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CloudWave 2023 Predictions: Ransomware Threats, Physician Burnout and the Need for Whole Hospital Security will Fuel Growth of Multi-Cloud Architectures


Industry executives and experts share their predictions for 2023.  Read them in this 15th annual series exclusive.

Ransomware Threats, Physician Burnout and the Need for Whole Hospital Security will Fuel Growth of Multi-Cloud Architectures

By Erik Littlejohn, president and CEO, CloudWave

The nature of the current economy is such that we will continue to face global inflation and supply chain issues in 2023. It's a different world post-pandemic, and yesterday's assumptions about being able to negotiate with hardware providers to get better pricing and immediate delivery is no longer the norm. At the same time, critical institutions such as hospitals continue to face increased financial pressures.

As a result, CIOs and IT teams need to begin planning projects earlier to account for things outside of their control such as supply chain issues and rising costs and be prepared to take a more flexible and proactive approach. Here are four related predictions that will affect the healthcare market in 2023.

Increased Protection is Needed in the Fight Against Ransomware and Cybersecurity Threats

As the frequency of cyberattacks continues to increase and with more devastating results, many hospitals are moving away from a reactive technology approach to proactively implementing new tools to help mitigate ransomware attacks and other cybersecurity threats.

As part of this initiative, IT teams must implement more advanced cybersecurity protections and have a clear understanding of the ROI. For example, in modern ransomware attacks, existing backups are now infected along with the primary production environment as malicious actors understand that the ability to restore a valid backup is the best way to foil their plans to disrupt operations and extort ransom.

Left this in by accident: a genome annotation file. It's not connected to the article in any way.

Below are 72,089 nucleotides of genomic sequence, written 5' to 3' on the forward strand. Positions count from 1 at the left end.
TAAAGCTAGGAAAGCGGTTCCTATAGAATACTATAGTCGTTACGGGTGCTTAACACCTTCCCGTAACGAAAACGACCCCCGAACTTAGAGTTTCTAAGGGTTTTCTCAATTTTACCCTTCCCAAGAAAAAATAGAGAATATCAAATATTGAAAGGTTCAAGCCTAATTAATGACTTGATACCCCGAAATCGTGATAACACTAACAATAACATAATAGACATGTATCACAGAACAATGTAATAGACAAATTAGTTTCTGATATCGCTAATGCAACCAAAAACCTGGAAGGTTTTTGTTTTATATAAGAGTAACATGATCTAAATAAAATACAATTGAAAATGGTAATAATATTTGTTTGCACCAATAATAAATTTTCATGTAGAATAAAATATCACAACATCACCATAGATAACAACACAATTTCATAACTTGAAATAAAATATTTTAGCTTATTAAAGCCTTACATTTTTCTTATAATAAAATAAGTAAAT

This has led to a growth in technologies such as immutable backups to provide a standalone copy that is locked to prohibit edits. Another trend driving hospitals to be more proactive in making technology investments, particularly related to security, is that insurance companies are taking a deeper look at processes and procedures. Insurers are beginning to mandate this new level of protection with an increased focus on securing core infrastructure.

Therefore, if a catastrophic event occurs where a healthcare organization's primary and secondary data centers are corrupted, this third copy-the immutable backup-can be restored much quicker than working around corrupted primary and secondary copies. This becomes a critical element in recovering from a ransomware attack.

Whole-Hospital Security will be Necessary, Including Securing Medical Devices in Addition to Core Infrastructure

Most healthcare security programs and regulations focus on protecting data and more traditional IT assets, which is undoubtedly one of the most critical areas for data protection. However, in today's evolving threat landscape, attackers have increasingly become more sophisticated and cyberattacks on connected medical devices (such as infusion pumps, pacemakers, etc.) are increasing.